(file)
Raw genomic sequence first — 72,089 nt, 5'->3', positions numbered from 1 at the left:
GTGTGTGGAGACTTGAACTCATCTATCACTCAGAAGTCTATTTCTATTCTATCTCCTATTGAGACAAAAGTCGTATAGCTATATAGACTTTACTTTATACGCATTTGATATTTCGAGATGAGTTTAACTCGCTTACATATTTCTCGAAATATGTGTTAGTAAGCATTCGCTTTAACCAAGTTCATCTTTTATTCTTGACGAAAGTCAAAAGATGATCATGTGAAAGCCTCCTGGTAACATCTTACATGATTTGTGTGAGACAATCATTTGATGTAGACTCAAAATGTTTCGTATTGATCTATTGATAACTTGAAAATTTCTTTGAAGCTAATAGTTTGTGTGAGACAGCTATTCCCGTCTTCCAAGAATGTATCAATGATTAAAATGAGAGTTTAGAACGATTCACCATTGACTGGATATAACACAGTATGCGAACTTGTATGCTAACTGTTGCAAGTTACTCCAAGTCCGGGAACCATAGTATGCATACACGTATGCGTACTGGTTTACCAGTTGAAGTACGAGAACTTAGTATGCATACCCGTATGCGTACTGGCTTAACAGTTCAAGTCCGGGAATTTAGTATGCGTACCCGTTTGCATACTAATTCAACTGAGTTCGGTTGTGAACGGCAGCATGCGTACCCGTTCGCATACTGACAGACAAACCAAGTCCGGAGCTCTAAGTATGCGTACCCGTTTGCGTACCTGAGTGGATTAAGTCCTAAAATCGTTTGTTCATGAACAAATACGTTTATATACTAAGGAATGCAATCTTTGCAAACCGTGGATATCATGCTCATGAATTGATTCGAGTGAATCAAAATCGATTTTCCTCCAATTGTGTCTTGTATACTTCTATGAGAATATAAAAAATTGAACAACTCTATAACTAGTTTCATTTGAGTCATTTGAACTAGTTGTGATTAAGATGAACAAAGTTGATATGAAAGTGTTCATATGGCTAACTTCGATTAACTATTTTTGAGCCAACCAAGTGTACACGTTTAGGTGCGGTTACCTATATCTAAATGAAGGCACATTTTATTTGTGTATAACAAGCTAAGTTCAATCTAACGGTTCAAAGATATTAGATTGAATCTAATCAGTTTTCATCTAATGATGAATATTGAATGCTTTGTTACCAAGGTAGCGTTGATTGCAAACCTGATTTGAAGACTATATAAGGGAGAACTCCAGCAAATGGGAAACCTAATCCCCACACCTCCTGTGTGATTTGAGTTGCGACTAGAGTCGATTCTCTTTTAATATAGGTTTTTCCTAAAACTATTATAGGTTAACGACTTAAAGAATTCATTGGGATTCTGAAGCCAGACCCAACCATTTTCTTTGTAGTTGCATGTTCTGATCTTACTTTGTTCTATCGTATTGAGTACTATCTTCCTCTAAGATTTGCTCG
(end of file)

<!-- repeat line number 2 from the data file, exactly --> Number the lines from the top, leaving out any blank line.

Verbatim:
GTGTGTGGAGACTTGAACTCATCTATCACTCAGAAGTCTATTTCTATTCTATCTCCTATTGAGACAAAAGTCGTATAGCTATATAGACTTTACTTTATACGCATTTGATATTTCGAGATGAGTTTAACTCGCTTACATATTTCTCGAAATATGTGTTAGTAAGCATTCGCTTTAACCAAGTTCATCTTTTATTCTTGACGAAAGTCAAAAGATGATCATGTGAAAGCCTCCTGGTAACATCTTACATGATTTGTGTGAGACAATCATTTGATGTAGACTCAAAATGTTTCGTATTGATCTATTGATAACTTGAAAATTTCTTTGAAGCTAATAGTTTGTGTGAGACAGCTATTCCCGTCTTCCAAGAATGTATCAATGATTAAAATGAGAGTTTAGAACGATTCACCATTGACTGGATATAACACAGTATGCGAACTTGTATGCTAACTGTTGCAAGTTACTCCAAGTCCGGGAACCATAGTATGCATACACGTATGCGTACTGGTTTACCAGTTGAAGTACGAGAACTTAGTATGCATACCCGTATGCGTACTGGCTTAACAGTTCAAGTCCGGGAATTTAGTATGCGTACCCGTTTGCATACTAATTCAACTGAGTTCGGTTGTGAACGGCAGCATGCGTACCCGTTCGCATACTGACAGACAAACCAAGTCCGGAGCTCTAAGTATGCGTACCCGTTTGCGTACCTGAGTGGATTAAGTCCTAAAATCGTTTGTTCATGAACAAATACGTTTATATACTAAGGAATGCAATCTTTGCAAACCGTGGATATCATGCTCATGAATTGATTCGAGTGAATCAAAATCGATTTTCCTCCAATTGTGTCTTGTATACTTCTATGAGAATATAAAAAATTGAACAACTCTATAACTAGTTTCATTTGAGTCATTTGAACTAGTTGTGATTAAGATGAACAAAGTTGATATGAAAGTGTTCATATGGCTAACTTCGATTAACTATTTTTGAGCCAACCAAGTGTACACGTTTAGGTGCGGTTACCTATATCTAAATGAAGGCACATTTTATTTGTGTATAACAAGCTAAGTTCAATCTAACGGTTCAAAGATATTAGATTGAATCTAATCAGTTTTCATCTAATGATGAATATTGAATGCTTTGTTACCAAGGTAGCGTTGATTGCAAACCTGATTTGAAGACTATATAAGGGAGAACTCCAGCAAATGGGAAACCTAATCCCCACACCTCCTGTGTGATTTGAGTTGCGACTAGAGTCGATTCTCTTTTAATATAGGTTTTTCCTAAAACTATTATAGGTTAACGACTTAAAGAATTCATTGGGATTCTGAAGCCAGACCCAACCATTTTCTTTGTAGTTGCATGTTCTGATCTTACTTTGTTCTATCGTATTGAGTACTATCTTCCTCTAAGATTTGCTCG